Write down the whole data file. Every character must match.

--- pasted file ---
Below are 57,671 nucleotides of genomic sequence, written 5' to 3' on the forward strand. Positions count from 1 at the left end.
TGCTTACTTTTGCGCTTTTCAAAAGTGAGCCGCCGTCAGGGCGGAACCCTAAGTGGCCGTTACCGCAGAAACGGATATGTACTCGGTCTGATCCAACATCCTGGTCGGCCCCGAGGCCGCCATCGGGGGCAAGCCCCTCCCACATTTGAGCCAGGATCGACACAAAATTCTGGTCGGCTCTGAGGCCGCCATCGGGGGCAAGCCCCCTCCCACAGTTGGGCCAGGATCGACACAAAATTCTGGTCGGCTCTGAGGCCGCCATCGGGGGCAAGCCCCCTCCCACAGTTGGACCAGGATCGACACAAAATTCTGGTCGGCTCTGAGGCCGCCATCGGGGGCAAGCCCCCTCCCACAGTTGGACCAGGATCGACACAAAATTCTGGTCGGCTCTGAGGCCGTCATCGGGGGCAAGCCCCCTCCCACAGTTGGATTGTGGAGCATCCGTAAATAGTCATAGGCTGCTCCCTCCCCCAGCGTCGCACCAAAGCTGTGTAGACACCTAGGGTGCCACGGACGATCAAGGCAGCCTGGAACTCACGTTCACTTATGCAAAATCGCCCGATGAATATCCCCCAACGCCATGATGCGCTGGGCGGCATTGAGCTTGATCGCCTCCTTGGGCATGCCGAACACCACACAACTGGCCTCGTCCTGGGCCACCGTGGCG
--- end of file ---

Below are 57,671 nucleotides of genomic sequence, written 5' to 3' on the forward strand. Positions count from 1 at the left end.
TGCTTACTTTTGCGCTTTTCAAAAGTGAGCCGCCGTCAGGGCGGAACCCTAAGTGGCCGTTACCGCAGAAACGGATATGTACTCGGTCTGATCCAACATCCTGGTCGGCCCCGAGGCCGCCATCGGGGGCAAGCCCCTCCCACATTTGAGCCAGGATCGACACAAAATTCTGGTCGGCTCTGAGGCCGCCATCGGGGGCAAGCCCCCTCCCACAGTTGGGCCAGGATCGACACAAAATTCTGGTCGGCTCTGAGGCCGCCATCGGGGGCAAGCCCCCTCCCACAGTTGGACCAGGATCGACACAAAATTCTGGTCGGCTCTGAGGCCGCCATCGGGGGCAAGCCCCCTCCCACAGTTGGACCAGGATCGACACAAAATTCTGGTCGGCTCTGAGGCCGTCATCGGGGGCAAGCCCCCTCCCACAGTTGGATTGTGGAGCATCCGTAAATAGTCATAGGCTGCTCCCTCCCCCAGCGTCGCACCAAAGCTGTGTAGACACCTAGGGTGCCACGGACGATCAAGGCAGCCTGGAACTCACGTTCACTTATGCAAAATCGCCCGATGAATATCCCCCAACGCCATGATGCGCTGGGCGGCATTGAGCTTGATCGCCTCCTTGGGCATGCCGAACACCACACAACTGGCCTCGTCCTGGGCCACCGTGGCG